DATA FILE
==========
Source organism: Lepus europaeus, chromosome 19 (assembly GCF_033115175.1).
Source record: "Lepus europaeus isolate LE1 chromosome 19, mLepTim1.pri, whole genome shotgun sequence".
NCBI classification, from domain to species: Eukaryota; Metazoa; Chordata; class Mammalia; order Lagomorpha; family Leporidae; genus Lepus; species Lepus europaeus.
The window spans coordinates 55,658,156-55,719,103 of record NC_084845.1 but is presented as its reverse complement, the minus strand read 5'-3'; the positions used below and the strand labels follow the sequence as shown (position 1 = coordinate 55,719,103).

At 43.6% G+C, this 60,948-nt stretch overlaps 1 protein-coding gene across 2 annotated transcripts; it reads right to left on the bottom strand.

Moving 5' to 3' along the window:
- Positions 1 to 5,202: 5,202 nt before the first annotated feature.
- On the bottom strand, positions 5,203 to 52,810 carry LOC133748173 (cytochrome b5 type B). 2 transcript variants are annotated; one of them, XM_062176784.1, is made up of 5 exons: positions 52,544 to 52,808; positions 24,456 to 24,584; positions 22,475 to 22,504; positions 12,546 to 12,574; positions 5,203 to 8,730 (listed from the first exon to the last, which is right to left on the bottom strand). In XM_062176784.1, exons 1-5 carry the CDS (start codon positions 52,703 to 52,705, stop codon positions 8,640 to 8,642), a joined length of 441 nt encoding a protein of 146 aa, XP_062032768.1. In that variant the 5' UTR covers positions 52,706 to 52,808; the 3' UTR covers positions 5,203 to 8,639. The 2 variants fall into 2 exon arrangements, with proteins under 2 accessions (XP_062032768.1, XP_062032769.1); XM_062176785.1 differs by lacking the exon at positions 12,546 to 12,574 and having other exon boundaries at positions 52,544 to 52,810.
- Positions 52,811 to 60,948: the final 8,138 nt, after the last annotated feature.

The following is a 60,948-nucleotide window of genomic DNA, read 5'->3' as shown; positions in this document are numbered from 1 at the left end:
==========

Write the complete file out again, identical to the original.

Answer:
Source organism: Lepus europaeus, chromosome 19 (assembly GCF_033115175.1).
Source record: "Lepus europaeus isolate LE1 chromosome 19, mLepTim1.pri, whole genome shotgun sequence".
NCBI classification, from domain to species: Eukaryota; Metazoa; Chordata; class Mammalia; order Lagomorpha; family Leporidae; genus Lepus; species Lepus europaeus.
The window spans coordinates 55,658,156-55,719,103 of record NC_084845.1 but is presented as its reverse complement, the minus strand read 5'-3'; the positions used below and the strand labels follow the sequence as shown (position 1 = coordinate 55,719,103).

At 43.6% G+C, this 60,948-nt stretch overlaps 1 protein-coding gene across 2 annotated transcripts; it reads right to left on the bottom strand.

Moving 5' to 3' along the window:
- Positions 1 to 5,202: 5,202 nt before the first annotated feature.
- On the bottom strand, positions 5,203 to 52,810 carry LOC133748173 (cytochrome b5 type B). 2 transcript variants are annotated; one of them, XM_062176784.1, is made up of 5 exons: positions 52,544 to 52,808; positions 24,456 to 24,584; positions 22,475 to 22,504; positions 12,546 to 12,574; positions 5,203 to 8,730 (listed from the first exon to the last, which is right to left on the bottom strand). In XM_062176784.1, exons 1-5 carry the CDS (start codon positions 52,703 to 52,705, stop codon positions 8,640 to 8,642), a joined length of 441 nt encoding a protein of 146 aa, XP_062032768.1. In that variant the 5' UTR covers positions 52,706 to 52,808; the 3' UTR covers positions 5,203 to 8,639. The 2 variants fall into 2 exon arrangements, with proteins under 2 accessions (XP_062032768.1, XP_062032769.1); XM_062176785.1 differs by lacking the exon at positions 12,546 to 12,574 and having other exon boundaries at positions 52,544 to 52,810.
- Positions 52,811 to 60,948: the final 8,138 nt, after the last annotated feature.

The following is a 60,948-nucleotide window of genomic DNA, read 5'->3' as shown; positions in this document are numbered from 1 at the left end: